Concrete Forming

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The majority of Concrete Forming is assembled in the field and allows for cast-in-place concrete to be shaped into slabs, beams, columns, floors and walls used as structural members.  Just about any material can be used to create a form, but traditional wood forming and modern pre-fabricated panel systems are the most common types of formwork for cast-in-place concrete.  The design of a forming system must consider the basic geometry of the concrete to be formed, the weight of the concrete during placement, the lateral loads (wind forces) and the methods for attachment for additional concrete pours and/or future material attachments. In more complex concrete projects, shoring or falsework is sometimes required as support or scaffolding for the formwork to ensure that the formwork can support the loads and stress being applied by the concrete.

Concrete Forming

Topic Summary

In applications that require a repetitive vertical concrete structural system, slip forms may be utilized.  These types of forms are designed and constructed to be raised for repeat use as the structure rises.  In horizontal applications, slip forms are integrated into equipment that can pave large expanses of concrete roadway, extrude curbing, and create other modularized concrete building blocks.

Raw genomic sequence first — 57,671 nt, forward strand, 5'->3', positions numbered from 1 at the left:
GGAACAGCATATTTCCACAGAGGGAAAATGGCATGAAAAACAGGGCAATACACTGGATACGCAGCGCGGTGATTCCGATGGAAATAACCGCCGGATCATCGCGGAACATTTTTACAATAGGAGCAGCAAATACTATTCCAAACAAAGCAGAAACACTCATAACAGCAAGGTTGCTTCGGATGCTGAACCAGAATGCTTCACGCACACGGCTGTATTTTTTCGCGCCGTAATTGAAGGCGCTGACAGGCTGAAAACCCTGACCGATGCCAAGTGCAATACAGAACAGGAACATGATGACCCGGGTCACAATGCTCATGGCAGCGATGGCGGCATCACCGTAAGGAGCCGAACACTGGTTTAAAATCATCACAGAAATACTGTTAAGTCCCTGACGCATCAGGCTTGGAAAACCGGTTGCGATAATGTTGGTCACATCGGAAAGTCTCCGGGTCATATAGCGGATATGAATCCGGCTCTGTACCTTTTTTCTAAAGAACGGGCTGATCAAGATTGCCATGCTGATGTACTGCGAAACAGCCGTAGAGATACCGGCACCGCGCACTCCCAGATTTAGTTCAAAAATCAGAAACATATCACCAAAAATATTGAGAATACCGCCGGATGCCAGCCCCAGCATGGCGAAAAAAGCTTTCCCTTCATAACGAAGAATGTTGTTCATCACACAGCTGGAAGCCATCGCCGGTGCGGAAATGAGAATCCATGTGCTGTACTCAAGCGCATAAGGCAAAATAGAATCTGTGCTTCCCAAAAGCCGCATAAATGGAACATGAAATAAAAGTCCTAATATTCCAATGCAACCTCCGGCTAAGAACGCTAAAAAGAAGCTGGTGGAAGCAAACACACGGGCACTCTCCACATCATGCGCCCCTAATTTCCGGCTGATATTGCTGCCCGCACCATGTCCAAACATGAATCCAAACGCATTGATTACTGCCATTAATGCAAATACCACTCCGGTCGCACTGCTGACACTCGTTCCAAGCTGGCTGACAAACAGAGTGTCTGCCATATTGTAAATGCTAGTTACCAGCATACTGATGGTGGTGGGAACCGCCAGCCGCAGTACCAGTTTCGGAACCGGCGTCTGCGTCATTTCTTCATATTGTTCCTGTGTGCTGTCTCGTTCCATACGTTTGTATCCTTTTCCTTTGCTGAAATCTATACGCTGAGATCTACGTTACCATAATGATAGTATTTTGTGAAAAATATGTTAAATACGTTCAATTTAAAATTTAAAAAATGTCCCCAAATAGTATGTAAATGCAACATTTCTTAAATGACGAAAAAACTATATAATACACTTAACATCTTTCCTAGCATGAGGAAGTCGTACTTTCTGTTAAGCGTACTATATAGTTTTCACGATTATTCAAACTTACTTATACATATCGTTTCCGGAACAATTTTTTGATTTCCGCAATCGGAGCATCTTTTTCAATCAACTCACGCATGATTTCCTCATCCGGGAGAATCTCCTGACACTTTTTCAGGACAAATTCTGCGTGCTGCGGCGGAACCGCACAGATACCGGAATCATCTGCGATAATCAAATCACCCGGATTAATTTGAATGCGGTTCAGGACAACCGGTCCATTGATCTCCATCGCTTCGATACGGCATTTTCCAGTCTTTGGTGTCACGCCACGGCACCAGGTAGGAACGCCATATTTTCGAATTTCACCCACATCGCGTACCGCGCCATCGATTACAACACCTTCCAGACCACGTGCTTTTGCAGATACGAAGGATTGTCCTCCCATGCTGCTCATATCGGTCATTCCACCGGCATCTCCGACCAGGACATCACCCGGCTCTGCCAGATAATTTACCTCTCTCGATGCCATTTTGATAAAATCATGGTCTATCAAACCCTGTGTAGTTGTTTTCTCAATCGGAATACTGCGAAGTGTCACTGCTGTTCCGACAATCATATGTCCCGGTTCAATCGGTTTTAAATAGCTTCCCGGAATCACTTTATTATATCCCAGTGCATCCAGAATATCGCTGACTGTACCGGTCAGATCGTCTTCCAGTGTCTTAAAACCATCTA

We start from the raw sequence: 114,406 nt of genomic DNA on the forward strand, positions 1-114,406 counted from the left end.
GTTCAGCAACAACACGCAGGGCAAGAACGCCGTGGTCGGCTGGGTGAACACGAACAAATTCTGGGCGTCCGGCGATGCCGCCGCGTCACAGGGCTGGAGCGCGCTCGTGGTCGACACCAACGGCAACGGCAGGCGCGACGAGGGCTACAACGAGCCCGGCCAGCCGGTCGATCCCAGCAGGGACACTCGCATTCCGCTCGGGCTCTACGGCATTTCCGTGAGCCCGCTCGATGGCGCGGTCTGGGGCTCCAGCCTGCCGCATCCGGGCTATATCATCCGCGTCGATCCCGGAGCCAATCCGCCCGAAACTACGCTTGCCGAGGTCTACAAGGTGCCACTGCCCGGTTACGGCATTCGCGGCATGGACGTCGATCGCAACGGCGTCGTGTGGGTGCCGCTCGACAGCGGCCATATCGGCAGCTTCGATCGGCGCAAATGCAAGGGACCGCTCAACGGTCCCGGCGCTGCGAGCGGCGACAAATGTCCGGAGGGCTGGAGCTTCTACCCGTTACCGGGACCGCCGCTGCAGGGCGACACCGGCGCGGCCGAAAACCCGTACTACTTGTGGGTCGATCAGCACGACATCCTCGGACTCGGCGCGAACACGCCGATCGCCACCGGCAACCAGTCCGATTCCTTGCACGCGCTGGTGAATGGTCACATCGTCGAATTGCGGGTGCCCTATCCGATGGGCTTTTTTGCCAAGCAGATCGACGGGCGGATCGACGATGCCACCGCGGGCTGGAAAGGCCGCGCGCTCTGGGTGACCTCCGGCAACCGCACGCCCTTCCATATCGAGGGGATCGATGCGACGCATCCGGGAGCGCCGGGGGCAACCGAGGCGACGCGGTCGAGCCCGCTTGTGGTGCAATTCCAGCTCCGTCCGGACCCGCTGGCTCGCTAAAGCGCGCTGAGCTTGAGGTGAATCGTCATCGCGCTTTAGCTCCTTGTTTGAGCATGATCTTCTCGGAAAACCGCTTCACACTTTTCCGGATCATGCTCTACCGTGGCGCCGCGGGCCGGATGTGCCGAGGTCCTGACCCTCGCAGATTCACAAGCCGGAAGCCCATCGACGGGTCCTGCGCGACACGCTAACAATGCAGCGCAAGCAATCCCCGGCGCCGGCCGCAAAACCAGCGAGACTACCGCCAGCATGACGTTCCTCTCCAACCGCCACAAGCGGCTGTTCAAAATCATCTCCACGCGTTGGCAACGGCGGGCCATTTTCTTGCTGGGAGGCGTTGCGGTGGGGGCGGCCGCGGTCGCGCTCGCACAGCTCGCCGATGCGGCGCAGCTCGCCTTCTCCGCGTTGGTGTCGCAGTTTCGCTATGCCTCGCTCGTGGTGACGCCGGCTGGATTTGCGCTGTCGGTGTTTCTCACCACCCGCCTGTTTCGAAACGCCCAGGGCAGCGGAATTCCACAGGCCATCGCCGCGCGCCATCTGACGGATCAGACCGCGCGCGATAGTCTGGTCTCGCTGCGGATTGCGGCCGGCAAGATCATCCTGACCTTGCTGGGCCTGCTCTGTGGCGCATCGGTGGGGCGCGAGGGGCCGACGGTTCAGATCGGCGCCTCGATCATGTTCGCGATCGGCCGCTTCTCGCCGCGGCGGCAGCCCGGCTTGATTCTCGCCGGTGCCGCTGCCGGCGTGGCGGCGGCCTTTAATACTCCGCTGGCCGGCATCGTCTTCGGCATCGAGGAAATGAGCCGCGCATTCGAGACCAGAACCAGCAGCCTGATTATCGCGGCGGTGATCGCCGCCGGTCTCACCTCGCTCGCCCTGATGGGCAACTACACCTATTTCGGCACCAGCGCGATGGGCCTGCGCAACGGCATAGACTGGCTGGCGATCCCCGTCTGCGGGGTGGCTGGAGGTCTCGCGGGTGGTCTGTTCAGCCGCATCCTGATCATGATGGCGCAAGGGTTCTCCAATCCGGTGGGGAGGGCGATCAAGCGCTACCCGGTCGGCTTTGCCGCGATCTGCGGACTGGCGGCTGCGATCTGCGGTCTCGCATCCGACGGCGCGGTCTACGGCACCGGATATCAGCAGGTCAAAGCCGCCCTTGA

Concrete forming can also be designed to produce a decorative or textured finish surface through the use of architectural form details or form liners.  Designs can range from repeated patterns, such as channels, flutes and wood patterns, to customized sculptural panels.  Custom designs can be created by adding elements to the formwork to cause relief ( depressions and voids in concrete), though such designs should be engineered to maintain structural stability.  Form liners are often used to ensure even, repetitive finish surfaces in large scale applications.

Another type of concrete forming is stay-in-place formwork, consisting of pre-fabricated, insulated concrete forms that can be used and left in place as part of the insulating system.  The limitations of this type of forming system are related to the structural capacity of the insulating forms and the reinforcing methods.

Standards and Codes

  • ICC International Building Code, Chapter 19
  • ACI 318
  • ACI 347-04 Guide to Formwork for Concrete
  • ACI 347.2R-05 Guide for Shoring/Reshoring of Concrete Multistory Buildings
  • Architectural Graphic Standards
  • Formwork that is designed, fabricated, erected, supported, braced, and maintained in conformance with Sections 6 and 7 of the American National Standard for Construction and Demolition Operations -- Concrete and Masonry Work (ANSI) A10.9-1983

Last modified on Wed, Sep 15, 2010
More in this category: »Insulating Concrete Forms
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